AT1 Heath kit (by N5AF)
When I received Heath Kit AT-1 number 2, I could hear glass tinkling around inside the box/cabinet. I got AT-1 number 1 going and on the air first.
I spread out a sheet of The Houston Chronicle ( Yesterday's News Tormorrow! ) and opened the case after placing the AT-1 on the paper. The 5U4 had either fallen out if it's socket or had never been there and was broken. After that mess was cleaned up, I gave it a deep cleaning, removed the old filter caps, replaced them and neatened it up a little.
The previous owner had mounted a big base with screws for the connecting wires to attach to and had an Ice Cube 120 relay mounted under the chassis for antenna changeover.
All that came out & I replaced the coax connector ( cheap plastic insulation that melted when I soldered to it. All of this in one day!
I hooked up a dummy load and a key, after finding a " new " 5U4. It tuned right up and makes plenty of power. Only problem was, the previous owner, probably to eliminate chirp, had wired the 6AG7 so that it runs full-time when B+ is on, which kinda defeats the purpose of my E.F. Johnson T.R. switch.
It will spend a week or so more on the workbench. I want to add fuse holders to the DX-20s and both AT-1s. Don't want any surprises while I have stepped out of the shack for a minute. When I was running the DX-20, I could hear the popping of the filter caps as it built up " speed " as the popping increased. The filter never blew, but it has got to be close.
One AT-1 will be parked on 3546 and the other on various cw xtal freqs that I have on 40 meters.
This one was an easy one, especially after doing the other AT-1 right before it.
Sam Neal N5AF
Real Radios Glow In The Dark (by N5AF)
I started collecting old World War II ARC-5 transmitters several years ago and now have almost a complete set of the transmitters and several receivers. Yesterday ( 3 Feb, 2010 ) I laid one of it's back and proceeded to start the conversion, as per the recent QST article in January 2009 QST magazine.
These were designed to be used as HF transmitters mainly in bomber type aircraft where there was a radio operator present and are light in weight, mostly aluminum construction. Each has a 1626 VFO tube and a pair of 1625s in the final, capable of 150 Watts input if it wasn't for the current fuse in the B+ line. Typically, they ran about 25 Watts or less. Each covers a particular part of the HF spectrum, with several of them covering ham bands without having to change the VFO circuit any at all.
The conversion process is relatively simple. The filament wiring needs to be changed so that the filaments will operate off of 12 Volts instead of 24 Volts as was the design Voltage. Each transmitter has a calibrator crystal in it and when the VFO is tuned accross the crystal frequency, the magic eye tube closes, giving an indication of calibration accuracy. The transmitter filaments must be operated off of direct current for this feature to operate.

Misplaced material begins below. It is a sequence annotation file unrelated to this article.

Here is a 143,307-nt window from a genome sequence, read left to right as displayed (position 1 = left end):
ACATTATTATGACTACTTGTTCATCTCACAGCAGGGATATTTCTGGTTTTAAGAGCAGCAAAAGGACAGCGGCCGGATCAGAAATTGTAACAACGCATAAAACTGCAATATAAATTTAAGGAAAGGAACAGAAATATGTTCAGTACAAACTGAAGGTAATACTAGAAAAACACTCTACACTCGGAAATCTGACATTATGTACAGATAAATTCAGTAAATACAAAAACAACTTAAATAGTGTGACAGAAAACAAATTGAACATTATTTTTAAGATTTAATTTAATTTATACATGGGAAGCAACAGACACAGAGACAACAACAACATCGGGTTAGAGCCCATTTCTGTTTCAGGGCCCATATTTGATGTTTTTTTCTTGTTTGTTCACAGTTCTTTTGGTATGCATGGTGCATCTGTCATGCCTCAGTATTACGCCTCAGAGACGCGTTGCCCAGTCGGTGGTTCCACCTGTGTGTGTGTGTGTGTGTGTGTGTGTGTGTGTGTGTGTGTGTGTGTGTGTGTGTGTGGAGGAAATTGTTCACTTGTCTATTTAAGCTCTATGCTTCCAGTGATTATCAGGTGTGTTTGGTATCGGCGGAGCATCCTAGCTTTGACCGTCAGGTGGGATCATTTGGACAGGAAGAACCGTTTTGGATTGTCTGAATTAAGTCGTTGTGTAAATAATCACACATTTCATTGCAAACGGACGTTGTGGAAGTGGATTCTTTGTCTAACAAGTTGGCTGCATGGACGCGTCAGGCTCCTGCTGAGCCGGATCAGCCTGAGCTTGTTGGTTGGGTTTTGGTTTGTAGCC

I now have the filaments rewired for 12 Volts DC and the long ago fragerance of dust on hot glass is perfuming up my shack with long ago fragerances I had forgotten. I removed the two relays and am wiring the rig so that the VFO runs all the time ( while transmitting ) ( No QSK ) and also providing regulated voltage for the VFO to prevent drift. The filaments have been on for a couple of hours. I hope to have B+ on the VFO tomorrow.
I had one of these back in 1958, when I first passed my General, that covered the 80 meter band and had a great deal of fun with it with the exception of receiving a " Notice Of Out Of Band Operation " from the Canadian equilivent of the FCC. I had connected a long wire antenna directly to the plate caps with no final tank circuit to filter out harmonics and my 3700KC +- signal had a nice harmonic on 7400 KC+-.
The radios were designed for operation on aircraft that operated on a 24 Volt DC system. It is a simple matter to rewire the filaments in parallel to operate them off of more convenient 12 Volts AC or DC.
To minimize drift, it is recommended that these transmitters be operated with the VFO running all the time you are transmitting, and that they be operated off of a regulated high voltage power supply for the VFO.
The relays in the radios are taken out and thrown away and the power plug on the back is usually taken out and discarded and replaced with a more obtainable 8 pin octal plug.
Then, all that remains is to add a key jack to plug your key in to and key the cathodes of the 1625 tubes, which are basically 12 Volt 807 tubes, and take the little variable coil and antenna changeover switch out and discard them, mount a chassis mount coax connector where the push-button aircraft 25 foot ceramic post was at before. Total conversion time is about 2 and a half hours.
When #1 son drops by with his digital camera, I will have him make some photos for the SHARK website.
The one I am converting is for the 40 meter band. After I get it working, I will tackle the 80 meter one next. Supposedly over a million of these were manufactured during WW2. Details to follow!
Sam Neal N5AF